This article originally appeared in the January 2003 issue of The Rational Edge E-zine on-line magazine, copyright 2002-2003 IBM and Max Wideman.

The Rational Unified Process (RUP) is a rigorous software development process advocated by the Rational Software Corporation.

The downloadable PDF file of the paper on this site is the one prepared by the Rational Edge editorial staff with the special assistance of Ms Marlene Ellin.

Published here Published here July, 2003.

PART I | Recap | A Simplified Overview of Traditional Contracting
The Acquisition Process with RUP | A Progressive Acquisition Solution for Contracting
Two-Level Contracting | Progressive Acquisition and the RUP Lifecycle
The Contractual Perspective | Advantages for Both Parties | PART III

The Acquisition Process with RUP

Although the typical contract process we have just described works reasonably well in the construction arena as well as many others, practices in the software development world are different. First, few acquirers hire an architect to define the system before issuing a Request For Proposal (RFP). And they typically expect to negotiate a fixed price for the entire development project right at the outset. Unfortunately, as we noted in Part I, such practices and objectives run counter to best practices that lead to successful software development.

If the acquiring organization is a RUP user, it will have guidance for applying some of these best practices to the acquisition process. There are standard RUP processes for arriving at, capturing, and managing requirements. Artifacts in which requirements are embedded include Stakeholder Requests, the Vision document, the Software Architecture document, and use cases and supplementary specifications.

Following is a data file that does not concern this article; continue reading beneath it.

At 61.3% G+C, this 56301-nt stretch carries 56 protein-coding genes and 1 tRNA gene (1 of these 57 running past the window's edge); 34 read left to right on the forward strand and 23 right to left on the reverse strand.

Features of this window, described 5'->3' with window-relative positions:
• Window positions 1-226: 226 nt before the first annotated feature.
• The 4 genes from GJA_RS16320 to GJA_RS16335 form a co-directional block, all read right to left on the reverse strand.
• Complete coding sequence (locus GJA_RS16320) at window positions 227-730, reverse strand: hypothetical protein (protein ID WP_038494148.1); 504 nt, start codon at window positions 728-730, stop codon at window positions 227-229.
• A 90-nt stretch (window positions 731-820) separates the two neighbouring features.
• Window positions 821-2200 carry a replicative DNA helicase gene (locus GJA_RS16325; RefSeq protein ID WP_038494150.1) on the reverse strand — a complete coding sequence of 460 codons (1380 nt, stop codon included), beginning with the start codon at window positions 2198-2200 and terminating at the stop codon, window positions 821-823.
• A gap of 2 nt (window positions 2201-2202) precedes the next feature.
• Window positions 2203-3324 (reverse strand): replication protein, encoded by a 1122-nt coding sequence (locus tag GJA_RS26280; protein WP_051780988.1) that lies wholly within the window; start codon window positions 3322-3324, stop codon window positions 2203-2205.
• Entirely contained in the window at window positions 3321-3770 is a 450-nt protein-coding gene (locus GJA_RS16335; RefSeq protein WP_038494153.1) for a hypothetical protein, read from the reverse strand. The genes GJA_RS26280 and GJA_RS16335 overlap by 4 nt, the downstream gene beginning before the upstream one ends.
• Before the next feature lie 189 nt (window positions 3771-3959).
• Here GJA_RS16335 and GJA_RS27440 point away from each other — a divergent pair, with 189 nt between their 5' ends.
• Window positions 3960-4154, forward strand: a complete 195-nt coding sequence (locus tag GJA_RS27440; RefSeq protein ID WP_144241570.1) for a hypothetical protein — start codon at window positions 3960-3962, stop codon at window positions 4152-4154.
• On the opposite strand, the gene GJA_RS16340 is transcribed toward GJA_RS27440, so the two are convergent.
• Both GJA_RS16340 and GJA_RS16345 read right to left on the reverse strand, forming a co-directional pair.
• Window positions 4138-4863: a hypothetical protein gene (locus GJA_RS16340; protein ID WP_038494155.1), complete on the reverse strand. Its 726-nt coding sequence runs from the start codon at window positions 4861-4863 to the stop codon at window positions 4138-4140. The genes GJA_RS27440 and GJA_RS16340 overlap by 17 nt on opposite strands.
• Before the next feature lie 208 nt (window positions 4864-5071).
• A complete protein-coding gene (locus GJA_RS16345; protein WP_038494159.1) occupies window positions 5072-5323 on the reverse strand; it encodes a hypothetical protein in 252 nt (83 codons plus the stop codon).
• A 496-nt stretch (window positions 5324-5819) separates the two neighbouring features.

The acquirer would first analyze the market, decide upon the set of potential vendors to receive solicitations, establish the selection process and criteria, and decide which contract type to employ. Then, the acquirer would prepare a Request for Proposal (RFP) that articulates the organization's needs as clearly as possible, based on requirements contained in the artifacts we mentioned above. The RFP is typically a highly standardized document that contains much "boilerplate" language specific to the organization, and it is usually under the purchasing department's control. Before distribution, the draft RFP would be reviewed by the organization's legal department or service. It would then be distributed to potential vendors, and the acquiring organization would supply clarification if necessary.

The vendors would review the RFP and decide if they want to respond by creating a proposal that describes their approach and pricing options for meeting the requirements. The acquirer would then review the responses and select a particular supplier to work with, possibly through progressive eliminations or pilot implementations.

A Simplified Overview of Traditional Contracting  A Simplified Overview of Traditional Contracting

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